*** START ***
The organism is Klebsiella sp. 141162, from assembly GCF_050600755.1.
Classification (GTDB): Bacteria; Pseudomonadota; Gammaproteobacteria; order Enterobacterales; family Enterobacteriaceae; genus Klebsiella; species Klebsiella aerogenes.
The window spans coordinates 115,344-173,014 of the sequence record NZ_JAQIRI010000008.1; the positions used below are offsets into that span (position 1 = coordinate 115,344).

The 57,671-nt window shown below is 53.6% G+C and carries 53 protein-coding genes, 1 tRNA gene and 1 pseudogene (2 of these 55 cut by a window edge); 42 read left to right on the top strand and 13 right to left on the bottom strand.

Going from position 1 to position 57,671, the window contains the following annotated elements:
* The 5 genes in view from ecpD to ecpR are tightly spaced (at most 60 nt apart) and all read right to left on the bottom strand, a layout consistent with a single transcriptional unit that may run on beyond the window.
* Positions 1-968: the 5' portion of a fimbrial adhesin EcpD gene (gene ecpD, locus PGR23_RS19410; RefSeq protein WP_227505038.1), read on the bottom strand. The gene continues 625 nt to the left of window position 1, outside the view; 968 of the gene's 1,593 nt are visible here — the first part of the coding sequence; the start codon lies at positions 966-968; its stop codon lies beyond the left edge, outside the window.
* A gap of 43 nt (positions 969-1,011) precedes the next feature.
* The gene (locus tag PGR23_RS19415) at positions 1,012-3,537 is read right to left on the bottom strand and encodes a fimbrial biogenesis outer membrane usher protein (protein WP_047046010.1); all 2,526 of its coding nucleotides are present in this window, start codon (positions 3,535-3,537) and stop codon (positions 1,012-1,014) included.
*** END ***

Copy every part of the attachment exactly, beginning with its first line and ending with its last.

The organism is Klebsiella sp. 141162, from assembly GCF_050600755.1.
Classification (GTDB): Bacteria; Pseudomonadota; Gammaproteobacteria; order Enterobacterales; family Enterobacteriaceae; genus Klebsiella; species Klebsiella aerogenes.
The window spans coordinates 115,344-173,014 of the sequence record NZ_JAQIRI010000008.1; the positions used below are offsets into that span (position 1 = coordinate 115,344).

The 57,671-nt window shown below is 53.6% G+C and carries 53 protein-coding genes, 1 tRNA gene and 1 pseudogene (2 of these 55 cut by a window edge); 42 read left to right on the top strand and 13 right to left on the bottom strand.

Going from position 1 to position 57,671, the window contains the following annotated elements:
* The 5 genes in view from ecpD to ecpR are tightly spaced (at most 60 nt apart) and all read right to left on the bottom strand, a layout consistent with a single transcriptional unit that may run on beyond the window.
* Positions 1-968: the 5' portion of a fimbrial adhesin EcpD gene (gene ecpD, locus PGR23_RS19410; RefSeq protein WP_227505038.1), read on the bottom strand. The gene continues 625 nt to the left of window position 1, outside the view; 968 of the gene's 1,593 nt are visible here — the first part of the coding sequence; the start codon lies at positions 966-968; its stop codon lies beyond the left edge, outside the window.
* A gap of 43 nt (positions 969-1,011) precedes the next feature.
* The gene (locus tag PGR23_RS19415) at positions 1,012-3,537 is read right to left on the bottom strand and encodes a fimbrial biogenesis outer membrane usher protein (protein WP_047046010.1); all 2,526 of its coding nucleotides are present in this window, start codon (positions 3,535-3,537) and stop codon (positions 1,012-1,014) included.